'Well, so do I, as a rule. But in this case they were convincing. And there was no need whatever for her to make such a declaration; she might just as well have said anything else; it's the merest form. I shall always hear her voice saying, "I'm unfortunate, sir." She made me feel what a mistake it was for me to marry such a girl as Amy. I ought to have looked about for some simple, kind-hearted work-girl; that was the kind of wife indicated for me by circumstances. If I had earned a hundred a year she would have thought we were well-to-do. I should have been an authority to her on everything under the sun--and above it. No ambition would have unsettled her. We should have lived in a couple of poor rooms somewhere, and--we should have loved each other.'

'What a shameless idealist you are!' said Biffen, shaking his head. 'Let me sketch the true issue of such a marriage. To begin with, the girl would have married you in firm persuasion that you were a "gentleman" in temporary difficulties, and that before long you would have plenty of money to dispose of. Disappointed in this hope, she would have grown sharp-tempered, querulous, selfish. All your endeavours to make her understand you would only have resulted in widening the impassable gulf. She would have misconstrued your every sentence, found food for suspicion in every harmless joke, tormented you with the vulgarest forms of jealousy. The effect upon your nature would have been degrading. In the end, you must have abandoned every effort to raise her to your own level, and either have sunk to hers or made a rupture. Who doesn't know the story of such attempts? I myself ten years ago, was on the point of committing such a folly, but, Heaven be praised! an accident saved me.'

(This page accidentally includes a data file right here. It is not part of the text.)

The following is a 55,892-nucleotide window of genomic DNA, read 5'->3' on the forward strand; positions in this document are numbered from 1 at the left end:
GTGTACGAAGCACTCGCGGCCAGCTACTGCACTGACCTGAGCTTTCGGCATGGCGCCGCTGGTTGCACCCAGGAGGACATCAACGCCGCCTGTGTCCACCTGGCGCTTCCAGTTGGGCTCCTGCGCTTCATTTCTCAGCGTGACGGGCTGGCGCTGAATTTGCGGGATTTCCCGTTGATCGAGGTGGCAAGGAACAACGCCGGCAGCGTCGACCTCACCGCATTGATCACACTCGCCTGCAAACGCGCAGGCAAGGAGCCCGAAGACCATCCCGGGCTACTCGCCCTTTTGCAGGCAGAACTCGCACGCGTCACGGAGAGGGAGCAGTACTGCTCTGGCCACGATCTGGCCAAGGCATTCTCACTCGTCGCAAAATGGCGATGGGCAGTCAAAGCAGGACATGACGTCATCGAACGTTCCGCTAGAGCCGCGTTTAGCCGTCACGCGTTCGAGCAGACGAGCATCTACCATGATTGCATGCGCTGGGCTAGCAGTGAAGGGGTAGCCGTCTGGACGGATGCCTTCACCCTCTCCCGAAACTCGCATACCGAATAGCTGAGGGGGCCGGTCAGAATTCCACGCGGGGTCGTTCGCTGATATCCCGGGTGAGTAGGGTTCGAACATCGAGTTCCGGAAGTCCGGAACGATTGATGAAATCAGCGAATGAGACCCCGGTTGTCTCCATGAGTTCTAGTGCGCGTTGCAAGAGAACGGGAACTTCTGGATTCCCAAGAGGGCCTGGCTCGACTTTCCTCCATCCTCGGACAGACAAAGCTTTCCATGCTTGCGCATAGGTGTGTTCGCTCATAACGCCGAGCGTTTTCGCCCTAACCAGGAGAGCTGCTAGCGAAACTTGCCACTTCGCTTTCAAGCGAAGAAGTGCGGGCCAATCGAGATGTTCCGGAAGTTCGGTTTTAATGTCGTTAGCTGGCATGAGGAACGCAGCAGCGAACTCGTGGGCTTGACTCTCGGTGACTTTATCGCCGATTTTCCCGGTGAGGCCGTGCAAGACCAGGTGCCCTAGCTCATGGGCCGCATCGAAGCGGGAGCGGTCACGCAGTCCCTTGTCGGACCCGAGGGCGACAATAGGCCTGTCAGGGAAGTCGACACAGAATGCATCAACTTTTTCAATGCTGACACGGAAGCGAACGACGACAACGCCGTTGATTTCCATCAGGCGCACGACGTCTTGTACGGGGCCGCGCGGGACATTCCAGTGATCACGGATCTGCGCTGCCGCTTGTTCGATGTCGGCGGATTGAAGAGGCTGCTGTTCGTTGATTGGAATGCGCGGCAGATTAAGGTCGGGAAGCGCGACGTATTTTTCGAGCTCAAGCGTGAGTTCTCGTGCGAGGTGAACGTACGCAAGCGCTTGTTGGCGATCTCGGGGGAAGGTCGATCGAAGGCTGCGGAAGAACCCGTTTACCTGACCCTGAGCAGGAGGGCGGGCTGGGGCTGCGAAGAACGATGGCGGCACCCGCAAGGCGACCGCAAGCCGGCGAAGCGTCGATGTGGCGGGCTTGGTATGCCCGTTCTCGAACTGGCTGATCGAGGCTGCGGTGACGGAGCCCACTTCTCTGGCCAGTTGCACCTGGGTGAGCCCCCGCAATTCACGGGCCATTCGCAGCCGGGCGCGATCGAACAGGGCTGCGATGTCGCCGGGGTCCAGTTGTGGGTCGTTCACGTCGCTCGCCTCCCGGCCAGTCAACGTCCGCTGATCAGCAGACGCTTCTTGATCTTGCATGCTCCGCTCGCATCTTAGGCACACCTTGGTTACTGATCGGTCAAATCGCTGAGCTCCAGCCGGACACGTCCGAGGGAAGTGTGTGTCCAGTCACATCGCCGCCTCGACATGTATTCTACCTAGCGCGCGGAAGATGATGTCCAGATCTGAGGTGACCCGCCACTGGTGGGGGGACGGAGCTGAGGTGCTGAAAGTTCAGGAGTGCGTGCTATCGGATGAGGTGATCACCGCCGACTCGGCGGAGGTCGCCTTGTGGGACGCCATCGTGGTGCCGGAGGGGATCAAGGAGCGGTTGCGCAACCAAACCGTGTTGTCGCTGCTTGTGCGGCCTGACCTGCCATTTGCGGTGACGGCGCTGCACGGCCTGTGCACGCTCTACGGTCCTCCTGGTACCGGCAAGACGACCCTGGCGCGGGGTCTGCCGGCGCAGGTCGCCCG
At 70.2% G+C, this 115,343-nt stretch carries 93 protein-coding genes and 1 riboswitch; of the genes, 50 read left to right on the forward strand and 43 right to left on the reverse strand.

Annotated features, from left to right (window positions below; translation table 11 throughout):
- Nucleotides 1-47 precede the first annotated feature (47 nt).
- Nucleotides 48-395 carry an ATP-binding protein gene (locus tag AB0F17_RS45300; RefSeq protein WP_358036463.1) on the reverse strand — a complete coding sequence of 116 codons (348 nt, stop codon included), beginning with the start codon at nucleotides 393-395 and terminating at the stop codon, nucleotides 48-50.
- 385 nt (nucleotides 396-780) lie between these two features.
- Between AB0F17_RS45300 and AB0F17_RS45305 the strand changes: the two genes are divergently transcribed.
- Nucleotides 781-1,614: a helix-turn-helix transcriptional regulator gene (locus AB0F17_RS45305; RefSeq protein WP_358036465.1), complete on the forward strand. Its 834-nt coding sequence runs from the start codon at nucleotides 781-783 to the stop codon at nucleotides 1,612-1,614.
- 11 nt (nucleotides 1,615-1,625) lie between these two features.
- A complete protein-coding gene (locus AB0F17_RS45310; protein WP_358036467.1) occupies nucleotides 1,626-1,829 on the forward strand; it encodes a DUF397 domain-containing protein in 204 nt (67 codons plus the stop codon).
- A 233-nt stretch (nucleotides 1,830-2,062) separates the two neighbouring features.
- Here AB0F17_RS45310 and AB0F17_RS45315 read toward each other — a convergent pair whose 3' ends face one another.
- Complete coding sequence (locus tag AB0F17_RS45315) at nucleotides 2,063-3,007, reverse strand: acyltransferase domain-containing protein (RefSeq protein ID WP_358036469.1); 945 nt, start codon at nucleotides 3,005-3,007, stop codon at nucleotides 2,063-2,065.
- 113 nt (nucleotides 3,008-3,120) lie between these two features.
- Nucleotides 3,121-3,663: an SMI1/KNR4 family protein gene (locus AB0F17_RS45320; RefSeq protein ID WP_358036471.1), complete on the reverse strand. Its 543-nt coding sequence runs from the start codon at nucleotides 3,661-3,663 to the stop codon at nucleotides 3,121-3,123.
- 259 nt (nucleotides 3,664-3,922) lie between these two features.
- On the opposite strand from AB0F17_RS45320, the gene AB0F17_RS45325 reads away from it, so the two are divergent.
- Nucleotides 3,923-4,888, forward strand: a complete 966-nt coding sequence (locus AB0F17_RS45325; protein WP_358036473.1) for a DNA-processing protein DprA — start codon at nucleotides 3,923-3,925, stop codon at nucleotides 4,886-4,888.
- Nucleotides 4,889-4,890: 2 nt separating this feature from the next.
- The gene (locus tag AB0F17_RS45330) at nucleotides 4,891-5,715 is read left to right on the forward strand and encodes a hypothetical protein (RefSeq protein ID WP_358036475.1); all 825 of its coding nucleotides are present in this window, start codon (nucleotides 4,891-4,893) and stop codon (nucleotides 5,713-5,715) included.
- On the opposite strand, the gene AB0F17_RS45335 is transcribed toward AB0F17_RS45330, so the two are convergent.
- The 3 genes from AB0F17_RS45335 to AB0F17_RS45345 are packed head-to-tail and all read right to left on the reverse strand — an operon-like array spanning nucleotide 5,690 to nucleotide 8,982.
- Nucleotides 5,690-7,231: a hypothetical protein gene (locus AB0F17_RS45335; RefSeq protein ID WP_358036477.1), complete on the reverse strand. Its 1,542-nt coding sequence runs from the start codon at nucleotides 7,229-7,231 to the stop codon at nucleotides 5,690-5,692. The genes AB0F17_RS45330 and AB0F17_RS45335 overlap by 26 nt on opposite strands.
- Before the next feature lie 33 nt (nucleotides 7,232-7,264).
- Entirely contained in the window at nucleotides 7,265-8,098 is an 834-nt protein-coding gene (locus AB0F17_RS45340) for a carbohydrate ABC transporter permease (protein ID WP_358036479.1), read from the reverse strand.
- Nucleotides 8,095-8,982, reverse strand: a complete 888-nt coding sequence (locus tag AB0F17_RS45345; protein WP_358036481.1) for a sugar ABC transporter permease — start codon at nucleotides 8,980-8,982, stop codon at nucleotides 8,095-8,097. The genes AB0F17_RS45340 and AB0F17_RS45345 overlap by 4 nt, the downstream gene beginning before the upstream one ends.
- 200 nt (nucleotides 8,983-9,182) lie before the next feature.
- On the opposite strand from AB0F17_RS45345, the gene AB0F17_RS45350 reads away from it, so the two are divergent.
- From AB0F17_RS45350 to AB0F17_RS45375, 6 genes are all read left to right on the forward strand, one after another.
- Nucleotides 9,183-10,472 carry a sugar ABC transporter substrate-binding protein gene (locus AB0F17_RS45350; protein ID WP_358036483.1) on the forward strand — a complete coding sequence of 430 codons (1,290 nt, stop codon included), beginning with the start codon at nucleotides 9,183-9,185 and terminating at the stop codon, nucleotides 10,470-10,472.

'You never told me that story.'

'And don't care to now. I prefer to forget it.'

'Well, you can judge for yourself but not for me. Of course I might have chosen the wrong girl, but I am supposing that I had been fortunate. In any case there would have been a much better chance than in the marriage that I made.'

'Your marriage was sensible enough, and a few years hence you will be a happy man again.'

'You seriously think Amy will come back to me?'

'Of course I do.'

'Upon my word, I don't know that I desire it.'

'Because you are in a strangely unhealthy state.'

'I rather think I regard the matter more sanely than ever yet. I am quite free from sexual bias. I can see that Amy was not my fit intellectual companion, and all emotion at the thought of her has gone from me. The word "love" is a weariness to me. If only our idiotic laws permitted us to break the legal bond, how glad both of us would be!'